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Global traded carbon volumes rose 5% in 2017 to 6.3 billion tonnes of CO2e while the overall value of the markets climbed 22% to €41 billion ($33.5 billion), the Point Carbon analysts at Thomson Reuters said a market review published Thursday.
The Canadian government is making plans to raise its national minimum carbon price above C$50/tonne after 2022, local media reported late Wednesday, citing leaked federal documents.
New England utilities are pushing Massachusetts’ highest court to scrap the state’s new cap-and-trade system, arguing that regulators have overstepped their authority in introducing the rules.
Trading activity in North America’s two carbon markets remained at very modest levels this week as the start of their respective three-year compliance periods has left installations relaxed about buying.
Market operator ICE will on Jan. 22 launch a suite of new California and Ontario carbon allowance contracts.
EU carbon prices surged past the €8.50 mark on Thursday, hitting a fresh two-year peak in a third straight day of gains that continued to defy bearish fundamentals and predictions about another January sell-off.
The EU’s highest court on Thursday upheld a German decision to not allocate extra free allowances to chemicals firm Ineos, which had argued it was entitled to the units because its emissions were in liquid form rather than gas.
A Chinese carbon trading firm on Thursday posted a tender for Beijing Emissions Allowances (BEAs), betting on the torpid market coming to life ahead of the mid-year compliance deadline.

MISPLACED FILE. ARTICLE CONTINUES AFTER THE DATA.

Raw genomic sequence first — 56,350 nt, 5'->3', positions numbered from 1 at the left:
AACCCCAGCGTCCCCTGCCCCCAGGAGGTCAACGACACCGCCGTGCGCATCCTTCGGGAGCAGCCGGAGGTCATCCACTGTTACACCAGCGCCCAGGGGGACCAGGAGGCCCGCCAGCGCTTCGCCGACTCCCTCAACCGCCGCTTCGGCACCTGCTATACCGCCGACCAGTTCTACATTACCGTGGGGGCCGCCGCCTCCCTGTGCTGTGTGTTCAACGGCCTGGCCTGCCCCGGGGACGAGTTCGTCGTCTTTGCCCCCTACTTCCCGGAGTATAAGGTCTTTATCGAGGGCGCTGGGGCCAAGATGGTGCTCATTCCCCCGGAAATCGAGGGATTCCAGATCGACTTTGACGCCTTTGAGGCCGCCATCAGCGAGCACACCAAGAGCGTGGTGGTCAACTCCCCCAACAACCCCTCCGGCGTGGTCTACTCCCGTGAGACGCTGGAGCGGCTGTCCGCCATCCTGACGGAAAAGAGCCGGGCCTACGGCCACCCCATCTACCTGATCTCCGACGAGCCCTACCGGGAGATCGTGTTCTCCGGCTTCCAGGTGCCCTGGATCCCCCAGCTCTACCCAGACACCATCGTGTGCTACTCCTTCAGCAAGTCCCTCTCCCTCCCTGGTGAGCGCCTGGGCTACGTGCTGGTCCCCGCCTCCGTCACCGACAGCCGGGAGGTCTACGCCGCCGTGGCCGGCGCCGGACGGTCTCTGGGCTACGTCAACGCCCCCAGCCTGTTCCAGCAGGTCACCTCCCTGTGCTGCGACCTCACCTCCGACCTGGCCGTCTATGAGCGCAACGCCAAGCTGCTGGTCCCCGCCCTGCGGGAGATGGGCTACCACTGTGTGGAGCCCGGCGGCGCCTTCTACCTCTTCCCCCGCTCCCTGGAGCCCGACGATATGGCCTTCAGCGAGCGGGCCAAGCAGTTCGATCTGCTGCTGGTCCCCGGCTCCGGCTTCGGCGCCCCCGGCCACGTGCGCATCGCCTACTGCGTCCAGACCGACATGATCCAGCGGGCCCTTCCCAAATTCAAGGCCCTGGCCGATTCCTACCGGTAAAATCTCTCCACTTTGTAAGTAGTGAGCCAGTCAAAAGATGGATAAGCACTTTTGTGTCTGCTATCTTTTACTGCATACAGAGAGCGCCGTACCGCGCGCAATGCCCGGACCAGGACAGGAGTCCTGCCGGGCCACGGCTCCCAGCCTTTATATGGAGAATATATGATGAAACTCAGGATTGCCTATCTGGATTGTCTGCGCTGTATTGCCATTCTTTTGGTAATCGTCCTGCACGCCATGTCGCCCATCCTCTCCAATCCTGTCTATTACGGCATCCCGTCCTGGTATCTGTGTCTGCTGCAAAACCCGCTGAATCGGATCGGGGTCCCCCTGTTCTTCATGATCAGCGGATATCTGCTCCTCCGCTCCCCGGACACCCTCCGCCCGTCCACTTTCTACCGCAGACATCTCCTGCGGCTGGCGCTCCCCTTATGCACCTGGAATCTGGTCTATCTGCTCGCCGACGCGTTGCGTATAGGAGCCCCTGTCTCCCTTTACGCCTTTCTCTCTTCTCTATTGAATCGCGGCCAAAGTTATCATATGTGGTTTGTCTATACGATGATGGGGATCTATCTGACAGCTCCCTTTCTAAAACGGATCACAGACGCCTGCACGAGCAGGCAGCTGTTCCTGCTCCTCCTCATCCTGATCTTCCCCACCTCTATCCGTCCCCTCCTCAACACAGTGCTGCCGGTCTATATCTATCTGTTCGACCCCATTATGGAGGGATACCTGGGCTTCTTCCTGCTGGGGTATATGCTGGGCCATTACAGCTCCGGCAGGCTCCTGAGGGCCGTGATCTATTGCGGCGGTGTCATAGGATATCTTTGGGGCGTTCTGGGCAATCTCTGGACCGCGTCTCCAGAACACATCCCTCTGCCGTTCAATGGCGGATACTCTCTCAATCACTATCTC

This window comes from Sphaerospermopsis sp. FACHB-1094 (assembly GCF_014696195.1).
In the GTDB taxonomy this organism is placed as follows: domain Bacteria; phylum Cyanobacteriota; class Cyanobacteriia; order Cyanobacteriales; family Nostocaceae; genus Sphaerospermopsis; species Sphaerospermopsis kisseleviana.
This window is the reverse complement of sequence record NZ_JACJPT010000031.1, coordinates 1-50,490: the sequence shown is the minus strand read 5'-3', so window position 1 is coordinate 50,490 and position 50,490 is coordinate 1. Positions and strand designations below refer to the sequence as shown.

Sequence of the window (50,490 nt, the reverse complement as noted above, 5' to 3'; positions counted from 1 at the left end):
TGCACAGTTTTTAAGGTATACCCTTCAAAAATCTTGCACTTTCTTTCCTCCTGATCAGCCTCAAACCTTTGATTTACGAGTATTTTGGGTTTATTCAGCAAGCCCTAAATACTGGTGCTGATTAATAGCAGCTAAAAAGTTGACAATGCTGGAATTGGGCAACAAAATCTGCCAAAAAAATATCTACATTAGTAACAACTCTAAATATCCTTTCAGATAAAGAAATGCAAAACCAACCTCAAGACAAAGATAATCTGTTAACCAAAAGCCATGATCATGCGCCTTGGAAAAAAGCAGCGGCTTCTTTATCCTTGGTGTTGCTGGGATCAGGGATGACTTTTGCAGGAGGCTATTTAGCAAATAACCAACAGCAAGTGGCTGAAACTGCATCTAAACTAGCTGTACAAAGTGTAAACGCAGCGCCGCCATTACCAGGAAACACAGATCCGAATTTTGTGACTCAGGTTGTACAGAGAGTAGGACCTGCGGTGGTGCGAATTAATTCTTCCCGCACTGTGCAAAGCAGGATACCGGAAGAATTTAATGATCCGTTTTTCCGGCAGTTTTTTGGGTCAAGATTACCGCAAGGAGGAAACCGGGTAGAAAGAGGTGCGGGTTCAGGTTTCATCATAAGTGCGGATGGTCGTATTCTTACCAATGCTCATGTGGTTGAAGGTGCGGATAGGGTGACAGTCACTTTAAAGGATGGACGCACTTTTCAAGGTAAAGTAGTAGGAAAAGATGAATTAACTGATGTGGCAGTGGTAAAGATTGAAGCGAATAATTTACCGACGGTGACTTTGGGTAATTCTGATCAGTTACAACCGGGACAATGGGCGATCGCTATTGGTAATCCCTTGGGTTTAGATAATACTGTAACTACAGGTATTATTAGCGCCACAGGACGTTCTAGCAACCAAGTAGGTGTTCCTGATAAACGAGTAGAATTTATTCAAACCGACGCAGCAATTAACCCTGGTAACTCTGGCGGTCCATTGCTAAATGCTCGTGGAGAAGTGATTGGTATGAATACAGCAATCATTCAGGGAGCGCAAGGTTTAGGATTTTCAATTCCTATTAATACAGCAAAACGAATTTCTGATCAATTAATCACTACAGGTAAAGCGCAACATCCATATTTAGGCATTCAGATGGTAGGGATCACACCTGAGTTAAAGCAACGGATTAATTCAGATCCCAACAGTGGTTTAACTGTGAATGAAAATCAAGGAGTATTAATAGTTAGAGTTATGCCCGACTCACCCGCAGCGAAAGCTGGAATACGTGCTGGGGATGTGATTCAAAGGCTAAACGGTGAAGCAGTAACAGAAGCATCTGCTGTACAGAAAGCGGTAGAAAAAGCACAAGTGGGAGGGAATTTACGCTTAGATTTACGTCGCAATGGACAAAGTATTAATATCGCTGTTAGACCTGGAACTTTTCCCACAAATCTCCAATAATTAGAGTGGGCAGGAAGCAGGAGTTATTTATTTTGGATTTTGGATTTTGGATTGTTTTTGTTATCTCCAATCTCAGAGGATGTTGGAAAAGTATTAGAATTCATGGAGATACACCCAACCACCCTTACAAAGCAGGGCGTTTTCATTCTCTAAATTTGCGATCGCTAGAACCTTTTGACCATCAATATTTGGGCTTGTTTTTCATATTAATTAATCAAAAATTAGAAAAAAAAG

BITE-SIZED UPDATES FROM AROUND THE WORLD
Cost cough-up – Germany will have to spend more than $1.2 trillion to meet even the lower end of the EU’s 2050 CO2 cut target of 80-95% below 1990 levels, according to a draft of a study commissioned by the BDI German industry group from Boston Consulting and Prognos. The study raised questions about Germany’s goal of meeting the upper end of the target, saying that would require huge but unspecified levels of additional spending. The analysis suggested expanding the EU ETS to more sectors and said it was imperative to develop underground CCS systems. (Reuters)
The future according to MEI – Major shifts in the global energy landscape, particularly related to EVs and renewables, mean that global CO2 emissions will plateau by 2030, according to a new report by the Energy Insights division of consultancy McKinsey (MEI). However, increased global energy demand means emissions will remain at more than double the level required for a 2C warming pathway. MEI forecasts that by 2030 every fifth car sold globally will be electric and not just in early adopter markets. Sales of EVs will rise from 3% in 2020 to 20% by 2030, however the growth in light-duty electric trucks is expected to be slower, growing from 1% to 12% in the same period. Renewables are expected to take almost all the growth in global power generation through to 2050. MEI expects that in the next 5-10 years it will become more economic to build renewable capacity than operate existing gas- or coal-fired power plants in most markets. Overall, the additional global net capacity of power generation to 2050 will be 80% renewables, with China and India contributing more than 50%. However, despite major growth in the EV market and the increasing dominance of renewables, a rising population and increasing wealth in non-OECD countries will drive significant energy demand growth, offsetting CO2 emission reductions elsewhere.